|Publication number||US20010046788 A1|
|Application number||US 09/794,132|
|Publication date||Nov 29, 2001|
|Filing date||Feb 28, 2001|
|Priority date||Feb 29, 2000|
|Also published as||US6610613|
|Publication number||09794132, 794132, US 2001/0046788 A1, US 2001/046788 A1, US 20010046788 A1, US 20010046788A1, US 2001046788 A1, US 2001046788A1, US-A1-20010046788, US-A1-2001046788, US2001/0046788A1, US2001/046788A1, US20010046788 A1, US20010046788A1, US2001046788 A1, US2001046788A1|
|Original Assignee||Seiko Epson Corporation|
|Export Citation||BiBTeX, EndNote, RefMan|
|Classifications (26), Legal Events (4)|
|External Links: USPTO, USPTO Assignment, Espacenet|
 1. Field of Invention
 The present invention relates to a method of fabricating insulating films for application in thin film transistors (TFTs) and metal insulator semiconductor (MIS) transistors.
 2. Description of Related Art
 Forming an insulating film, such as SiO2, constitutes one of the significant steps in the manufacture of transistors, such as silicon MOSFET (Metal Oxide Semiconductor Field Effect Transistor). Formation of SiO2 film on silicon is performed at temperatures that typically exceed 1000° C. in the presence of chemical species that oxidize the silicon. This process is known as thermal oxidation.
 The thermal oxidation process is subject to undesirable side-effects, such as redistribution of the dopant profiles in the semiconductors, since significant diffusion of dopants occurs at the high temperatures that are effected in this process. An oxidation temperature that is below 700° C. is desirable to suppress these side-effects.
 Thin film transistor (TFT) devices, which have a basic structure similar to that of a typical MOSFET, have been used for display applications, such as liquid crystal displays (LCD) and organic electroluminescence displays (OELD). Such devices require a SiO2 layer to be formed at a temperature which is below 430° C., since these displays use optically transparent substrates, such as glass, which cannot withstand higher temperatures. For such TFT-applications, deposited SiO2 films are currently used, which are of inferior quality and also form an inferior interface with silicon as compared to SiO2 which is produced by oxidation of silicon; thereby adversely affecting the TFT performance. Thus, the oxidation process must be performed at temperatures that are as low as possible.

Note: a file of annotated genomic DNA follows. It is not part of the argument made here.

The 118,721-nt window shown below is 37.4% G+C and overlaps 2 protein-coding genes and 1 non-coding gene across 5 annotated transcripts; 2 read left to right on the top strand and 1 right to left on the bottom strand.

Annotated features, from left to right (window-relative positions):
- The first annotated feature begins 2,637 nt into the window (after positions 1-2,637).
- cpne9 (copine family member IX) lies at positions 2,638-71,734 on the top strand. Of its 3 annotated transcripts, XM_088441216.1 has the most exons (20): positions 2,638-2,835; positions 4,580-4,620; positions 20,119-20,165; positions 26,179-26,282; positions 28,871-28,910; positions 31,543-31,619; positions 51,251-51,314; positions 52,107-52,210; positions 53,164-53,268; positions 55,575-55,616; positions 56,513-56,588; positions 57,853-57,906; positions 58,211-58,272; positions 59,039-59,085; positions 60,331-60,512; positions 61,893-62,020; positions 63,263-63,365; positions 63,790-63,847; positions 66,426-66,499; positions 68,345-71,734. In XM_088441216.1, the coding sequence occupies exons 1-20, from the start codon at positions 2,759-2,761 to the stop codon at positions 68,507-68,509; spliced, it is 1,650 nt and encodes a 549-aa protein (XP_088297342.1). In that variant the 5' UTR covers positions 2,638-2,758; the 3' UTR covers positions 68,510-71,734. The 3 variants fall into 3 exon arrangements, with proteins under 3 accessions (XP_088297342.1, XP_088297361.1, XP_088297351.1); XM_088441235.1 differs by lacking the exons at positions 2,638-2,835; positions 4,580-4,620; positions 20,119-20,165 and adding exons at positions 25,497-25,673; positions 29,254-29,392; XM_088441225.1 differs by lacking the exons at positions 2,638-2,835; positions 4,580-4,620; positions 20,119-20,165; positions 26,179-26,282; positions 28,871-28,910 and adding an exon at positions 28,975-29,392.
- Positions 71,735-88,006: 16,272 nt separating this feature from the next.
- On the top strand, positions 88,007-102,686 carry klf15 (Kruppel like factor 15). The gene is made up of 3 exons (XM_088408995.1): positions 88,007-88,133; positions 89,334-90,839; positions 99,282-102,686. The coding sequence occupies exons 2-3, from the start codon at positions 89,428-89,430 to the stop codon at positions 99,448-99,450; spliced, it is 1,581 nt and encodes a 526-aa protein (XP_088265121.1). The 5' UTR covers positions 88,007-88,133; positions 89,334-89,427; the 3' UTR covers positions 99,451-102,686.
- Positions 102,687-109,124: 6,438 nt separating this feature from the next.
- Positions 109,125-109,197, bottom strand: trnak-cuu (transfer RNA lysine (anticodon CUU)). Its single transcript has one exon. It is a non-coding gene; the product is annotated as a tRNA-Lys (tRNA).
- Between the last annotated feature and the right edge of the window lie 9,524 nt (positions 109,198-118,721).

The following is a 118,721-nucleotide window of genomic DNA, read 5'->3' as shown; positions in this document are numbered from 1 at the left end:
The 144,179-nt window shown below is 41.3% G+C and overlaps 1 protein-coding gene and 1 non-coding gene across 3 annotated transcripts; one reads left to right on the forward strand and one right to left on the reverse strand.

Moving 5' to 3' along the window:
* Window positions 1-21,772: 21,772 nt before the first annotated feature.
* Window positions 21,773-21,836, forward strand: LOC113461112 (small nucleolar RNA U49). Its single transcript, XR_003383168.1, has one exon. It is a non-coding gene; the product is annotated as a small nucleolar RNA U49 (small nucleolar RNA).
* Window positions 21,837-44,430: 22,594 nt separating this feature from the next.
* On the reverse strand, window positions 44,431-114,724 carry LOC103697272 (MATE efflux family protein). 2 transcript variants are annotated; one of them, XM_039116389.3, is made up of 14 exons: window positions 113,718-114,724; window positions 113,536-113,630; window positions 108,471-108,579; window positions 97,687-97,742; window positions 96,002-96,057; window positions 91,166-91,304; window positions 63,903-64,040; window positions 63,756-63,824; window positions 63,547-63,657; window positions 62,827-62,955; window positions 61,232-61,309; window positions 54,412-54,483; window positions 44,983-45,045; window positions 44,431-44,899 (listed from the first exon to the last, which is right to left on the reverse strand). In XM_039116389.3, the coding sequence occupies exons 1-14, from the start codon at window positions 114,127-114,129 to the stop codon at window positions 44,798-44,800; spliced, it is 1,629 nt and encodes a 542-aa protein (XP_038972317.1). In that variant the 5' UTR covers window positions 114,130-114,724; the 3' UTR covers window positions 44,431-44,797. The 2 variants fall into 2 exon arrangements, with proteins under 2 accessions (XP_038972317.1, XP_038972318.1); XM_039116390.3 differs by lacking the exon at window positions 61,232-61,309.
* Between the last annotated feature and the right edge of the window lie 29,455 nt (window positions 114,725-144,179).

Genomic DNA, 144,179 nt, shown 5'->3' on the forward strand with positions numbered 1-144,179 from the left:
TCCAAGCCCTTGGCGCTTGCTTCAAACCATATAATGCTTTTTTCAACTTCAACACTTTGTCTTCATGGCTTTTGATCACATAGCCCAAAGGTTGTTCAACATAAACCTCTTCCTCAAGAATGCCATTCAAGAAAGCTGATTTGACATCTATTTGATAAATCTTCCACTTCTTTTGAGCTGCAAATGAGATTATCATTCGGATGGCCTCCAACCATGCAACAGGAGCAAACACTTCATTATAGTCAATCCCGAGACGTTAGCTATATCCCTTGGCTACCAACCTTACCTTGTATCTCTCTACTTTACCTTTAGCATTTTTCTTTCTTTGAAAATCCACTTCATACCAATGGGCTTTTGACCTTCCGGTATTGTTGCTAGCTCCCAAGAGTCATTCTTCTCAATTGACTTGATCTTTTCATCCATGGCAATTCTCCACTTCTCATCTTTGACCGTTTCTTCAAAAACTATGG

The object of the present invention is to provide an inexpensive and simple method for fabricating high quality insulating films at low temperatures.
 In accordance with the invention, high quality SiO2 films are fabricated on silicon by supplying photon energy to a mixture of noble gas and oxidizing gas (such as O2, H2O, N2O) to create reactive oxygen, which reacts with silicon to form SiO2.
 The invention also covers a similar process that can also be also used to form silicon nitride film by supplying photon energy to a mixture of noble gas and nitriding gas (such as NH3, N2 etc.).
 These methods, wherein the energy is supplied to the gas mixtures using photons, are advantageous because they are simple and inexpensive. Instead of photon energy, other energy sources, such as ion beams or electron beams, can also be used.
FIG. 1 is a schematic of an oxidation and nitridation process in accordance with the invention using a broad beam UV lamp; and
FIG. 2 is a schematic of an oxidation and nitridation process in accordance with the invention using a focused energy source, such as electron beams, ion beams or laser beams.
 In order for oxide films to grow over silicon substrate, it is necessary that silicon react with oxygen or with the oxidizing agent that is used in the process. The molecular oxygen or H2O, which is used in the thermal oxidation process, requires temperatures in the order of 1000° C. in order to grow oxide quickly enough to be practicable. On the other hand, the atomic oxygen readily reacts with silicon to form SiO2 layer. Thus, a significant step in growing SiO2 films at low temperatures is to create atomic oxygen at low temperatures.